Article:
Jane C. Blake,
This issue of the DIGITAL Technical Journal presents papers on a range of
computing subjects, beginning with recent advances in storage technologies, followed by
network router cluster enhancements, new desktop software for sharing 3-D applications
across platforms, and an experimental High Performance Fortran debugger.
DIGITALs storage engineers have been leaders in the definition of the parallel
small computer system interface (SCSI) ANSI standards and in related technology
improvements. Bill Hams paper focuses on four advances in the physical features of
SCSI that resulted in major increases in SCSI capabilities and minor disturbances when
incorporated in existing installations. The discussion spans developments from SCSI-2
through UltraSCSI, including speed increases in the synchronous data phase; longer, more
complex configurations enabled by bus expanders; physical versatility inherent in a
decreased size of the interconnect; and dynamic removal and replacement of devices on an
active bus (hot plugging).
The subject of our next paper is networks, and the emphasis of the engineering is on
customer requirements for reliability and availability. Router clusters, described here by
Peter Higginson and Mike Shand, were developed to provide fast failover response in IP
networks and are defined as a group of routers on the same local area network (LAN)
providing mutual backup. New router cluster protocols and mechanisms restrict the loss of
service that results from a failure on the network, specifically on networks requiring
high availability, such as telecommunication and stock exchange networks. The authors
analyze failure cases and present the solutions that reduced service-loss time from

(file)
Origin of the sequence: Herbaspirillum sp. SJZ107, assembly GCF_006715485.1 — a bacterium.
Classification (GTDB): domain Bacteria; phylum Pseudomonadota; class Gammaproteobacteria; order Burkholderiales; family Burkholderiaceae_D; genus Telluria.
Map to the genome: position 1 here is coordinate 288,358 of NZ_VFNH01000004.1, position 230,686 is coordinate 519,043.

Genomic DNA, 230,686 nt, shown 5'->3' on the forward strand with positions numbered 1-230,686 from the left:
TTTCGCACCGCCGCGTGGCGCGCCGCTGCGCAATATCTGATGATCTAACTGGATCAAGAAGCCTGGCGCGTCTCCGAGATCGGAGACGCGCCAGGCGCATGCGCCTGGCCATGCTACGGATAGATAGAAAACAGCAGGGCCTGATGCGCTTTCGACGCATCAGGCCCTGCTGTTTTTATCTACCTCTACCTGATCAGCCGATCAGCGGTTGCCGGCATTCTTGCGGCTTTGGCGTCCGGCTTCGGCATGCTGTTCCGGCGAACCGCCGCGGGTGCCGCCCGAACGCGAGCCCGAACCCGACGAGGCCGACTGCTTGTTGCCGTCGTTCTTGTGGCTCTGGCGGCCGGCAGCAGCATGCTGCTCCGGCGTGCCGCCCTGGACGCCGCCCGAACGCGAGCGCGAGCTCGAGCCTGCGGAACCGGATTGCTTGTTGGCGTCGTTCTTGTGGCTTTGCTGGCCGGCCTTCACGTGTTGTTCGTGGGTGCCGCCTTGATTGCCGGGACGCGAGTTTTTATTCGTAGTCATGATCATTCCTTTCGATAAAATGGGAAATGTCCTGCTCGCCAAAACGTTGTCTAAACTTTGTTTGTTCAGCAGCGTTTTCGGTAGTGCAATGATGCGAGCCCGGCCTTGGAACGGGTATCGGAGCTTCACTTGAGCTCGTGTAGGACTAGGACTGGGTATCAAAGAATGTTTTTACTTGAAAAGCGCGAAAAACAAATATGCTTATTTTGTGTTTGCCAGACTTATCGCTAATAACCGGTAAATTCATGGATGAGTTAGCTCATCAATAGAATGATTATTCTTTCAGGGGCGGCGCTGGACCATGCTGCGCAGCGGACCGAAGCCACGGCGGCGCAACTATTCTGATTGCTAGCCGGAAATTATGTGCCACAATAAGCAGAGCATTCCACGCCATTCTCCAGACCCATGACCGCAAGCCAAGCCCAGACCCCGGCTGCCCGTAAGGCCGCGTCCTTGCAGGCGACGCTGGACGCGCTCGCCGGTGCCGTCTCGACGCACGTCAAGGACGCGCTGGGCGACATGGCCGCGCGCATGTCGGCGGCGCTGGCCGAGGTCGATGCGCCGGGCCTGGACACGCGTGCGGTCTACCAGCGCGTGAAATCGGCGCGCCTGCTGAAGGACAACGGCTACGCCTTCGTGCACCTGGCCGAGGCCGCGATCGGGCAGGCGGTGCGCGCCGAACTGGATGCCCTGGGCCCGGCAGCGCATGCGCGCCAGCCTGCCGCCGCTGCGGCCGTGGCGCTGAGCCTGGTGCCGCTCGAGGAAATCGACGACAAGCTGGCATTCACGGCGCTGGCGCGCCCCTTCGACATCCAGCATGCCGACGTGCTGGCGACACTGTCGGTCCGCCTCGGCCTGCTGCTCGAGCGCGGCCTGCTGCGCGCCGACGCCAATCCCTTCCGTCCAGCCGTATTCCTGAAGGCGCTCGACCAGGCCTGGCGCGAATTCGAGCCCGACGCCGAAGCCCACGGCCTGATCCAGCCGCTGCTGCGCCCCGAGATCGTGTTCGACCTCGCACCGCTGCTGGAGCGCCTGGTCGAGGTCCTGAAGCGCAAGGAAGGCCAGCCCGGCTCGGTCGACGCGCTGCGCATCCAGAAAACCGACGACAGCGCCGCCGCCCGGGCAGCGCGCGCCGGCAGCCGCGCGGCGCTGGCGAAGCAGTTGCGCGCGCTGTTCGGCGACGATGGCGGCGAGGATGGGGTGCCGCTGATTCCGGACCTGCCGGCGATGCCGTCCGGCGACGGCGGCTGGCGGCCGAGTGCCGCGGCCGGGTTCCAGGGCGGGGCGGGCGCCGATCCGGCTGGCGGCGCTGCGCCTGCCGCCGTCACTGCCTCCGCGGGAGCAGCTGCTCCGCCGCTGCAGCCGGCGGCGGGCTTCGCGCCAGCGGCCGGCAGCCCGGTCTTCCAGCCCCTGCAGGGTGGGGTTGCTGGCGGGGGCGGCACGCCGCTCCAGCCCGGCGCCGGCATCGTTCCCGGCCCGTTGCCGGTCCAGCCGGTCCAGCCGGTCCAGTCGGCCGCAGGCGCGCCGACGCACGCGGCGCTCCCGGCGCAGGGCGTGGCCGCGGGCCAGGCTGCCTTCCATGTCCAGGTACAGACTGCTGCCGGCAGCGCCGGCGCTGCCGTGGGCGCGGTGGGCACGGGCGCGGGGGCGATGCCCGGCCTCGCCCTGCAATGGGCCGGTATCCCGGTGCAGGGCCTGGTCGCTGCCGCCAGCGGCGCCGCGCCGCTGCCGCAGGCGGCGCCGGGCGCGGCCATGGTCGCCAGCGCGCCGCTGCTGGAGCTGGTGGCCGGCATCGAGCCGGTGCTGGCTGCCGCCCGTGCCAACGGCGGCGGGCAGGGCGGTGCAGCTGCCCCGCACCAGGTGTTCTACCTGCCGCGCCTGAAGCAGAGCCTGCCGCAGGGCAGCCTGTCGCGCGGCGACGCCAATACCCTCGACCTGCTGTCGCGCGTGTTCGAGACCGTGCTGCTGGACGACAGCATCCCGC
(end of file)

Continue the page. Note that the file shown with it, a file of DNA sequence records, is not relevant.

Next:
approximately 30 to 45 seconds to 5 seconds in both LAN and WAN environments.
Collaboration software for desktop systems can be broadly defined to encompass a range
of capabilities, from a simple transfer of data between users, such as e-mail sent over a
network, to real-time sharing of text, graphics, and audio and video data. Larry and Ricky
Palmer have designed a software product, called Shared Desktop, for users who want to
share three-dimensional graphics applications and audio across networks. Notably, the
design differentiates itself by supporting multiple operating systems, currently enabling
real-time interoperation among Windows and UNIX systems. The authors discuss the decision
to create a "viewport," which is a part of the desktop screen, and issues they
addressed during implementation, including protocol splitting, screen capture and data
handling, and dissimilar frame buffers. They conclude with ideas for possible enhancement
of the product in the future.
In a previous issue of the Journal featuring technical computing topics (vol. 7
no. 3), Jonathan Harris et al. described DIGITALs Fortran 90 compiler that
implements High Performance Fortran version 1.1, a language for writing parallel programs.
An outgrowth of that work is an experimental debugger, code-named Aardvark, that
"reconstructs" for the HPF programmer a single source-level view, even though
the program has several flows of control and the data are distributed. David
LaFrance-Linden discusses the challenges faced in creating the debugger and describes
useful techniques and concepts, such as logical entities, that can be generally applied to
Readers interested in past issues of the Journal are invited to visit the Journal
Web site at http://www.digital.com/info/dtj.
Our next issue will address such topics as optimization of NT executables on Alpha, a new
graphics program, and VLM. A Special Issue on programming languages and tools is being
developed for publication in the fall of 1998.